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Post-Fermentation Star Anise Infusion

A while back we had an apple melomel that wasn’t entirely perfect. As one does, in went another couple of kilograms of honey and we pitched our yeast then left it to ferment out again. The final mead wasn’t too shabby at all coming directly from the carboy.

But when you’re in that fix-everything-with-a-hammer frame of mind it’s easy to follow curiosity right out the door. Enter the camel for a ride down the ancient spice trail.

We sanitised four clean 5 litre glass demijohns to try something interesting. The first two carboys would be flavoured with star anise, one carboy with vanilla beans and the fourth with my old favourite gangbuster potion of raw chilli. Don’t laugh, if you love raw chilli in food you’re going to burn your lips off when you start making raw chilli infused mead.

So, on advice from the Twitters, we put 250 millilitres of water into a small saucepan and threw in about a dozen fresh star anise (much more than recommended on the Twitters). This simmered for about forty minutes and when it got to around 150 ml we added small quantities of water to keep the liquid simmering at around that 150 ml level.

In another small saucepan we simmered around 200 ml of water and three fresh whole vanilla beans to reduce down to a level around 100 ml.

When both liquids had simmered for around 40+ minutes we turned them off to cool under a protective lid. Patience in making mead is key.

At room temperature the contents of the star anise solution (plus the star anise) got divided into two glass demijohns. The vanilla beans and the 100ml of vanilla liquid were poured into the third demijohn. We dropped about three large chopped red chillis into the fourth (Update: the red chilli version failed for what are probably obvious reasons actually worked out fine). The apple melomel was racked to near full directly from the fermenter into all four demijohns.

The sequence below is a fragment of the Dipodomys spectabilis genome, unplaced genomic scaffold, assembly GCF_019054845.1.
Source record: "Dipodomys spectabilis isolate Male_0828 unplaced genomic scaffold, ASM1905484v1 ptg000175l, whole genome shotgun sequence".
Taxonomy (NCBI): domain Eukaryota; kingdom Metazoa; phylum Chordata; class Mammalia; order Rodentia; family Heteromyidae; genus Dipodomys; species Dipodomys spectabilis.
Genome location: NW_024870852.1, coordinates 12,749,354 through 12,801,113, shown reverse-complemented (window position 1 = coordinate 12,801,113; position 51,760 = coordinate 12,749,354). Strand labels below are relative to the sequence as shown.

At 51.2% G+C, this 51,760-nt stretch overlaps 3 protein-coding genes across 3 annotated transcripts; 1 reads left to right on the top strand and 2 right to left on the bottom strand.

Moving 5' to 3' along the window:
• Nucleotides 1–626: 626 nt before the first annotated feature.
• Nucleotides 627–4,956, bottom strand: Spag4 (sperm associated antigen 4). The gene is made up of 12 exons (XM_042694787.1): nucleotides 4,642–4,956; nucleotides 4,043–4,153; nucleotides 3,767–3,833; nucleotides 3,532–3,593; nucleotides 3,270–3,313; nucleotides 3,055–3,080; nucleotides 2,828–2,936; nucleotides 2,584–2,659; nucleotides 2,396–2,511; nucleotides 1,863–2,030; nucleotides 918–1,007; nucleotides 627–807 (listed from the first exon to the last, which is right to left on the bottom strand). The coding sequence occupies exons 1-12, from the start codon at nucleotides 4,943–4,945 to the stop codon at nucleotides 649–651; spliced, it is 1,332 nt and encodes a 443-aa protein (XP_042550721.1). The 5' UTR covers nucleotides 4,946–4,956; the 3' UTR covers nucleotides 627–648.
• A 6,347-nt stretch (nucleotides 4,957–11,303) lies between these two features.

So far, about two months into the experiment, about two litres of the star anise has disappeared. It’s uber-golden-clear, carries a strong unadulterated aniseed flavour and, while sweet, doesn’t get carried away on the honey. This aniseed melomel works perfectly in mixed drinks. Surprising, but it works in an awful LOT of mixed drinks.

Oh, we haven’t sampled tha vanilla demijohn at this point. It’s maturing. Although we do know exactly what that raw chilli infusion will taste like because it’s one of our favourites.

It should be made clear that you would need to rack off the spices when the mead has cleared.

Seriously, if you haven’t yet considered your post-fermentation mead flavouring options then set up a few of your own experiments. Jump on that camel. Go source good spices. Because there really are no rules in Mead Club.

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About the Author

Steven Clark Steven Clark - the stand up guy on this site

My name is Steven Clark and I live in the Derwent Valley in Southern Tasmania. I have an MBA (Specialisation) and a Bachelor of Computing from the University of Tasmania. I'm a mazer & a yeast farmer (making beer, fruit wine and mead as by-products of continuous improvement in my farming practices). I'm a photographer, although my film cameras are currently silent. I do not tolerate idiots. I do not tolerate bigotry. I do not tolerate excuses. Let's be clear, if you sit with my enemies you my are my enemy for life.

Blogger. Thinker. Brewer. Drinker. Life partner to the amazing and incredible Megan.

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